12.S593 (Fall): Proposals and Pathways

Class description

This seminar will build skills for writing scientific proposals and facilitate investigation of career pathways. Topics covered include scientific writing and graphics, proposal writing for grants and fellowships, and exploration of academic and non-academic careers.

Format and assessment

Readings will be assigned before each class. Class time will involve discussion of readings lead by a different student each week and a follow-on class activity. Career section involves presentation to class at end of semester and written summary. Graded P/D/F. Units 2-0-3.


• Meets in 54-517 on Thursdays from 3-4.30pm
• Download the class syllabus


• Schultz, Eloquent science: A practical guide to becoming a better writer, speaker, and atmospheric scientist, AMS Books, 2009: available to download through MIT
• Robertson, Russell and Morrison, The grant application writer's workbook NSF Fastlane Version
• Tufte, The visual display of quantitative information 2nd Edition
• Feibelman, A PhD is not enough, Basic Books


1. Introduction (pdf)
2. Writing basics (pdf)
3. Choosing a proposal topic (pdf)
4. Effective writing (pdf)
5. Scientific graphics (pdf)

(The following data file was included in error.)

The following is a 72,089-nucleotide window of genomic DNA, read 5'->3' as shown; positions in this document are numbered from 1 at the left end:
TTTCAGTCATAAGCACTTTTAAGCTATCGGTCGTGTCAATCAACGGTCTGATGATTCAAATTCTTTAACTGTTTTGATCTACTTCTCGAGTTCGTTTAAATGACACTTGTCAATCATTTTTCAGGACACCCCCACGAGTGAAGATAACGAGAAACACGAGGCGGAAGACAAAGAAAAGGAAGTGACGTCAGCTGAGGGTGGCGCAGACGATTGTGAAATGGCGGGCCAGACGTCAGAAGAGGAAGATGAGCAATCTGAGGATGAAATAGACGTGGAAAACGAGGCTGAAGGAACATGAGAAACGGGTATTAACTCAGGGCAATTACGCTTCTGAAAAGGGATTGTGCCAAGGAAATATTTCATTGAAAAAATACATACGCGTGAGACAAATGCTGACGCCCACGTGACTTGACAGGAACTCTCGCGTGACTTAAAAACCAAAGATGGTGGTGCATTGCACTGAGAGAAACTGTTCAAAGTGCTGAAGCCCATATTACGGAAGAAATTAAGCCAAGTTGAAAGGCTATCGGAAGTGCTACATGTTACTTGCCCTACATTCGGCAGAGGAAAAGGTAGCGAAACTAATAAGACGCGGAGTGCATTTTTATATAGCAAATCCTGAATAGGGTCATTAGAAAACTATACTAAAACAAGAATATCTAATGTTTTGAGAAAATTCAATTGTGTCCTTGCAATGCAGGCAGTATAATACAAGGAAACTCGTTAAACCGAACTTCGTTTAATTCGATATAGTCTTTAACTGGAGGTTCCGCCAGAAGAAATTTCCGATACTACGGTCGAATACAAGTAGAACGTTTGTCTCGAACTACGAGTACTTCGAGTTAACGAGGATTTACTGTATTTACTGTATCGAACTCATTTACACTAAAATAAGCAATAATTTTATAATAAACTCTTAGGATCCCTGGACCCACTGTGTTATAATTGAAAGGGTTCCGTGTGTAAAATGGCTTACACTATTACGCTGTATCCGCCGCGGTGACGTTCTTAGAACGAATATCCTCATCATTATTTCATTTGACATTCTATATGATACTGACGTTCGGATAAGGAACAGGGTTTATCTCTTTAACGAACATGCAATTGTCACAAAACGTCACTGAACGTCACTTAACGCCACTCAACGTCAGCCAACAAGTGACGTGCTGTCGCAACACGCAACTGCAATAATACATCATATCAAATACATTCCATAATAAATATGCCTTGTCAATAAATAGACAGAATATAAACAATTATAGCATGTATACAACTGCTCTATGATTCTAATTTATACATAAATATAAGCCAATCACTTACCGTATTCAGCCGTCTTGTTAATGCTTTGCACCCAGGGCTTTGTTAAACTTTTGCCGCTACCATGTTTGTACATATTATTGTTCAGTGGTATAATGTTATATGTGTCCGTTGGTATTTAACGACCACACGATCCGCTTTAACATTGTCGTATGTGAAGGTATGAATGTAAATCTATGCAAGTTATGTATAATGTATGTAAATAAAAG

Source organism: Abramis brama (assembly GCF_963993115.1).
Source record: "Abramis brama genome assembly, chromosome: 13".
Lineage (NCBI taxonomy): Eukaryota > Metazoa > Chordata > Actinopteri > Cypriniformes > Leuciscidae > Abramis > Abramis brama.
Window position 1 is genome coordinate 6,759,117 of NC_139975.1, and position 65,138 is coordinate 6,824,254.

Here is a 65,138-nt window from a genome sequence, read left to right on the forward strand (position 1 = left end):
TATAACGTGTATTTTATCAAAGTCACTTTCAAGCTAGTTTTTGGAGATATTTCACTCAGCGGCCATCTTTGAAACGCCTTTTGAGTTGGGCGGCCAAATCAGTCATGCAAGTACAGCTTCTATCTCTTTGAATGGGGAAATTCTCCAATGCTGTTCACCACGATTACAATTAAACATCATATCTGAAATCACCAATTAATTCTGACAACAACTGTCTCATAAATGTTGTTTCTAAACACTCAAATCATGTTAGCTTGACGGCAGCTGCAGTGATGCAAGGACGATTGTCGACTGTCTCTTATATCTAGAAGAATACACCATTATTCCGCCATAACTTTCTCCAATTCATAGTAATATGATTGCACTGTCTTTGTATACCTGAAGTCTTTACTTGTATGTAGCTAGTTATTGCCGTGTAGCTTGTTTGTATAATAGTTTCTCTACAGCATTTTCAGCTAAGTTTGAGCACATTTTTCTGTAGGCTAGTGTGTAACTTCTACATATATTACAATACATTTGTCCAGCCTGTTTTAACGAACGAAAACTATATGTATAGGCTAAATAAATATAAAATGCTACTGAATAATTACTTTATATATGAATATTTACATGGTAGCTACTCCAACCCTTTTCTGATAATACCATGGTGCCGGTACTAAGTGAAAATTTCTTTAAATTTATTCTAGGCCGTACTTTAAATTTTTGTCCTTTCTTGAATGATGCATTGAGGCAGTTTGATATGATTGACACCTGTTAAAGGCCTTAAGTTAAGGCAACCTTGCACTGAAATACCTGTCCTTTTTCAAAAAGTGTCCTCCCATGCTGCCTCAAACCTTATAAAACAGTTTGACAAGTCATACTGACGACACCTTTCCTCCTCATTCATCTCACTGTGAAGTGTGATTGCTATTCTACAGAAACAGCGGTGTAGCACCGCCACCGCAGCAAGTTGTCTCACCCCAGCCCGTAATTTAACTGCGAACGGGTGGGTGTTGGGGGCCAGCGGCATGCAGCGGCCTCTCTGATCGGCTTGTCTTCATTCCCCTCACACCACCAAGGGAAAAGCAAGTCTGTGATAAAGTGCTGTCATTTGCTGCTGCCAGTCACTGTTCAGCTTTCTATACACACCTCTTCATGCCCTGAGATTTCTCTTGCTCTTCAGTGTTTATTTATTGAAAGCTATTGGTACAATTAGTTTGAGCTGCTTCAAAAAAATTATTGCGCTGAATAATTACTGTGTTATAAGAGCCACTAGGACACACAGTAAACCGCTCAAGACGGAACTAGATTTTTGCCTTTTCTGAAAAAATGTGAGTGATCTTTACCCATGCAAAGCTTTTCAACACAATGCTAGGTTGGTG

6. Funding landscape (pdf)
7. Proposal basics (pdf)
8. Overview and objectives (pdf)
9. Research plan and broader impacts(pdf)
10. Budget, background, summary and title (pdf)


1. Chapter 6 from Feibelman (Sept 13th)
2. Sections 4.2,5,6,7,15.2,15.3 from Schultz (Sept 20th)
3. Sections 8,9,10 and 12.10 from Schultz (Oct 4th)
4. Chapters 4 and 8 and page 183 from Tufte (Oct 11th)
5. Chapters 19,20,21 from Schultz (Oct 18th)
6. Chapter 6 from Grant Application Writer's Handbook and Chapter 2, section 2d from PAPPG (Oct 25th)
7. Chapter 7 and page 57 from Grant Application Writer's Handbook (Nov 1st)
8. Example research plan on pages 76-78 of "The Grant Application Writer's Workbook", "Writing a strong broader impacts statement" (link), and the examples from page 7-11 of "Perspective on broader impacts" (link) (Nov 8th)
9. Budget development (link) and overhead (link) using MIT as an example (Nov 15th).